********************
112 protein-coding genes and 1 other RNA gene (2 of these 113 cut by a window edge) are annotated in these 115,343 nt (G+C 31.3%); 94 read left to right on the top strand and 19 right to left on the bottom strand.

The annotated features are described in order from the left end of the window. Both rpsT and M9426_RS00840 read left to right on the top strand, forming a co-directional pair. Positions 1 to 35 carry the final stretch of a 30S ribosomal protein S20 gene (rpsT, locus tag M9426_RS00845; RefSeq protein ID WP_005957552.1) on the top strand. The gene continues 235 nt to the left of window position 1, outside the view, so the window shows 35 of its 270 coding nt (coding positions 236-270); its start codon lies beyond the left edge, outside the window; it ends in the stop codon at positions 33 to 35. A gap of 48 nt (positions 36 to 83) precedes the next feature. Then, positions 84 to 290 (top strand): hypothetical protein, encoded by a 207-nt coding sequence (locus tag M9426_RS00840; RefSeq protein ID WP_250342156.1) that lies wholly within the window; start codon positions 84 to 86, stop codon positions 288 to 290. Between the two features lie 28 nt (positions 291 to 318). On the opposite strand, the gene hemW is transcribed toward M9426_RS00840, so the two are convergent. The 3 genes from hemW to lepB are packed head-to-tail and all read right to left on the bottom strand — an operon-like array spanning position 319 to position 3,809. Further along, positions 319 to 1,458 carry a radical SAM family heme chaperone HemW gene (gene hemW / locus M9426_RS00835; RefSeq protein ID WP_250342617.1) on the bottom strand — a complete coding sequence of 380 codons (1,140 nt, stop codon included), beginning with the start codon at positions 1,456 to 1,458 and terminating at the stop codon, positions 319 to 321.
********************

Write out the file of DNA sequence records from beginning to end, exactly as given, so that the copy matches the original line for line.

112 protein-coding genes and 1 other RNA gene (2 of these 113 cut by a window edge) are annotated in these 115,343 nt (G+C 31.3%); 94 read left to right on the top strand and 19 right to left on the bottom strand.

The annotated features are described in order from the left end of the window. Both rpsT and M9426_RS00840 read left to right on the top strand, forming a co-directional pair. Positions 1 to 35 carry the final stretch of a 30S ribosomal protein S20 gene (rpsT, locus tag M9426_RS00845; RefSeq protein ID WP_005957552.1) on the top strand. The gene continues 235 nt to the left of window position 1, outside the view, so the window shows 35 of its 270 coding nt (coding positions 236-270); its start codon lies beyond the left edge, outside the window; it ends in the stop codon at positions 33 to 35. A gap of 48 nt (positions 36 to 83) precedes the next feature. Then, positions 84 to 290 (top strand): hypothetical protein, encoded by a 207-nt coding sequence (locus tag M9426_RS00840; RefSeq protein ID WP_250342156.1) that lies wholly within the window; start codon positions 84 to 86, stop codon positions 288 to 290. Between the two features lie 28 nt (positions 291 to 318). On the opposite strand, the gene hemW is transcribed toward M9426_RS00840, so the two are convergent. The 3 genes from hemW to lepB are packed head-to-tail and all read right to left on the bottom strand — an operon-like array spanning position 319 to position 3,809. Further along, positions 319 to 1,458 carry a radical SAM family heme chaperone HemW gene (gene hemW / locus M9426_RS00835; RefSeq protein ID WP_250342617.1) on the bottom strand — a complete coding sequence of 380 codons (1,140 nt, stop codon included), beginning with the start codon at positions 1,456 to 1,458 and terminating at the stop codon, positions 319 to 321.